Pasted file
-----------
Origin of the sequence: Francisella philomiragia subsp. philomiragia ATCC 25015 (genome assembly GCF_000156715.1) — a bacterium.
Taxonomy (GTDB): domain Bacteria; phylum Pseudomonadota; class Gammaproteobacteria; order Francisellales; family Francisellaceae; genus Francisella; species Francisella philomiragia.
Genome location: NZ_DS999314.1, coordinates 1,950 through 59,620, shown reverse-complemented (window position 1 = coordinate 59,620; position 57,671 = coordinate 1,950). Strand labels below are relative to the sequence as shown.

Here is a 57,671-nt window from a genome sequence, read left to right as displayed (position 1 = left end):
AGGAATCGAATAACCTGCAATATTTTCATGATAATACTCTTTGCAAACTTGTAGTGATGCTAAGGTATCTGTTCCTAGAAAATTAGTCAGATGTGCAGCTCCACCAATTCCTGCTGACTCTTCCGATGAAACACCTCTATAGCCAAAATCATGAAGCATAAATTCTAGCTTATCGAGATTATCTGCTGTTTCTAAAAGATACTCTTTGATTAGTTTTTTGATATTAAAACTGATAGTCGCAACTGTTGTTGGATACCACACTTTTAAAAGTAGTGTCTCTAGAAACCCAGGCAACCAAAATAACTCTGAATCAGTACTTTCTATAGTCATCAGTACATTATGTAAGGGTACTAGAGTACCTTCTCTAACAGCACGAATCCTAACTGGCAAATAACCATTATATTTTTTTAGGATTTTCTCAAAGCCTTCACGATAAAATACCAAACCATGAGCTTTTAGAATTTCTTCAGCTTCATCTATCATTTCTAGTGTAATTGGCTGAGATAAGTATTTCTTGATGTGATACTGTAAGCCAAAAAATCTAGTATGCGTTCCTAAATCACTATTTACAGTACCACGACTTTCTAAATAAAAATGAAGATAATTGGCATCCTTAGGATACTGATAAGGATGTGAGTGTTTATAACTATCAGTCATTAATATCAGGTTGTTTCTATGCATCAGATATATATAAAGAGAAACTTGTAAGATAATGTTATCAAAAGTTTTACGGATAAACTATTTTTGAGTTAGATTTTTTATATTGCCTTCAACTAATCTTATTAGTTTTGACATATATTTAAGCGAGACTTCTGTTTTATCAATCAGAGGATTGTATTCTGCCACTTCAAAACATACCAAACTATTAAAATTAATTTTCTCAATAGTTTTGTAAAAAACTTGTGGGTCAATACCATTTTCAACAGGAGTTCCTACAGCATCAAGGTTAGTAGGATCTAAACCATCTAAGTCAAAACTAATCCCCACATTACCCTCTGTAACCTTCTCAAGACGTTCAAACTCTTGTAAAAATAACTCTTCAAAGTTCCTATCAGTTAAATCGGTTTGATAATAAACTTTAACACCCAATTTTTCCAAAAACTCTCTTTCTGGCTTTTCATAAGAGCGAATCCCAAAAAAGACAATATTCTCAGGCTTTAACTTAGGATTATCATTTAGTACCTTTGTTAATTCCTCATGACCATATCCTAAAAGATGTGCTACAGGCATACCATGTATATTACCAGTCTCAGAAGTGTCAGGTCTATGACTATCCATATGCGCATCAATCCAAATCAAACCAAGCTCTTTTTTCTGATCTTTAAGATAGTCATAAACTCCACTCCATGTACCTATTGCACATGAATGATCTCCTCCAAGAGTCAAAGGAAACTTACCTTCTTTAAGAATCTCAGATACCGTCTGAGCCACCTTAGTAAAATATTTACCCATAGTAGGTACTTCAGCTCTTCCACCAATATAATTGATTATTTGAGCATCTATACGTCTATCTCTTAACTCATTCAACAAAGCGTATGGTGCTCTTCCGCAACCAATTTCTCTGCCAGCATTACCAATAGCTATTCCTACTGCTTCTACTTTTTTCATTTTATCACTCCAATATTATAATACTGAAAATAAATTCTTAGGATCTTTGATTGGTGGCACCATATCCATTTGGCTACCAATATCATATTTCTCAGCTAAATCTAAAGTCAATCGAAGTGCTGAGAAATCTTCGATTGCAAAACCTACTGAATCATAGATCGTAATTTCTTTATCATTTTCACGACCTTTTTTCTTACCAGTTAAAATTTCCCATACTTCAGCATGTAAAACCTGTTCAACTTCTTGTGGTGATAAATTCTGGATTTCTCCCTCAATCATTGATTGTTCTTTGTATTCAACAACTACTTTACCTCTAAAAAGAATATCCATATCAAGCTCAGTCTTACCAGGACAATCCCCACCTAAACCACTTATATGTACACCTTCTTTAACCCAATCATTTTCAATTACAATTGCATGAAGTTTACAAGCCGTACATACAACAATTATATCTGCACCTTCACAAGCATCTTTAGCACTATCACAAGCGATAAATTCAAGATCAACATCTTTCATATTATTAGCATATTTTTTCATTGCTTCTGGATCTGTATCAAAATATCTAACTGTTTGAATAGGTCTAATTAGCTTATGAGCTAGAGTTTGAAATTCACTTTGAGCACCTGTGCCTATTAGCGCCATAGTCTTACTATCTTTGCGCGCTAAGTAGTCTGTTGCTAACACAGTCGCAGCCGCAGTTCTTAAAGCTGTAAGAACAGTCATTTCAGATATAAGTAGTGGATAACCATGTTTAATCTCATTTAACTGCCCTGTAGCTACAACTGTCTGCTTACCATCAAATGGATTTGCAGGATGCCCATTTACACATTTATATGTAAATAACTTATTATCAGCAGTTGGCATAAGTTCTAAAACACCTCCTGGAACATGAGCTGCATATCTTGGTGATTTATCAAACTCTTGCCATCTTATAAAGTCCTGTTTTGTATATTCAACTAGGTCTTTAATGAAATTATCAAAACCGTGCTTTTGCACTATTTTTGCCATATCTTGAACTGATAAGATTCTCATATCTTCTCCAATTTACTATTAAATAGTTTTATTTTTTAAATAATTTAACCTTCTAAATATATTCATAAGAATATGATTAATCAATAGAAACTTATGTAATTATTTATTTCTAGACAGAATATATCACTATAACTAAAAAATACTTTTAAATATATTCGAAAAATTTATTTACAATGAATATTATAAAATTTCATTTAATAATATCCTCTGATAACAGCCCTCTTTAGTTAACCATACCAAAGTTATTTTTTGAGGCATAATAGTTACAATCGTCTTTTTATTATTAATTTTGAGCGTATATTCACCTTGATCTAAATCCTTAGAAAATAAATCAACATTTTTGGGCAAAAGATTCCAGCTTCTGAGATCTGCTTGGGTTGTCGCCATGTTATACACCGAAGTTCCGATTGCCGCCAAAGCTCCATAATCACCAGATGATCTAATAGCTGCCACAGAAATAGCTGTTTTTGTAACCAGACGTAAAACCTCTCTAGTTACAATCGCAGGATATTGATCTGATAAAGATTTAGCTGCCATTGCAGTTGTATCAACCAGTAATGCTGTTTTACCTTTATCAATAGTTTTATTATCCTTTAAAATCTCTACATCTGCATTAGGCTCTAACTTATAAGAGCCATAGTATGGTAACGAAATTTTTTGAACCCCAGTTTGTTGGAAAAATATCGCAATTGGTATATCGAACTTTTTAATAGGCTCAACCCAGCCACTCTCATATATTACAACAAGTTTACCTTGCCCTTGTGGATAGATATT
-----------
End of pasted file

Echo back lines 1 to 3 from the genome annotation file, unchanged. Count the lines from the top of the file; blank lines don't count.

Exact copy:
Origin of the sequence: Francisella philomiragia subsp. philomiragia ATCC 25015 (genome assembly GCF_000156715.1) — a bacterium.
Taxonomy (GTDB): domain Bacteria; phylum Pseudomonadota; class Gammaproteobacteria; order Francisellales; family Francisellaceae; genus Francisella; species Francisella philomiragia.
Genome location: NZ_DS999314.1, coordinates 1,950 through 59,620, shown reverse-complemented (window position 1 = coordinate 59,620; position 57,671 = coordinate 1,950). Strand labels below are relative to the sequence as shown.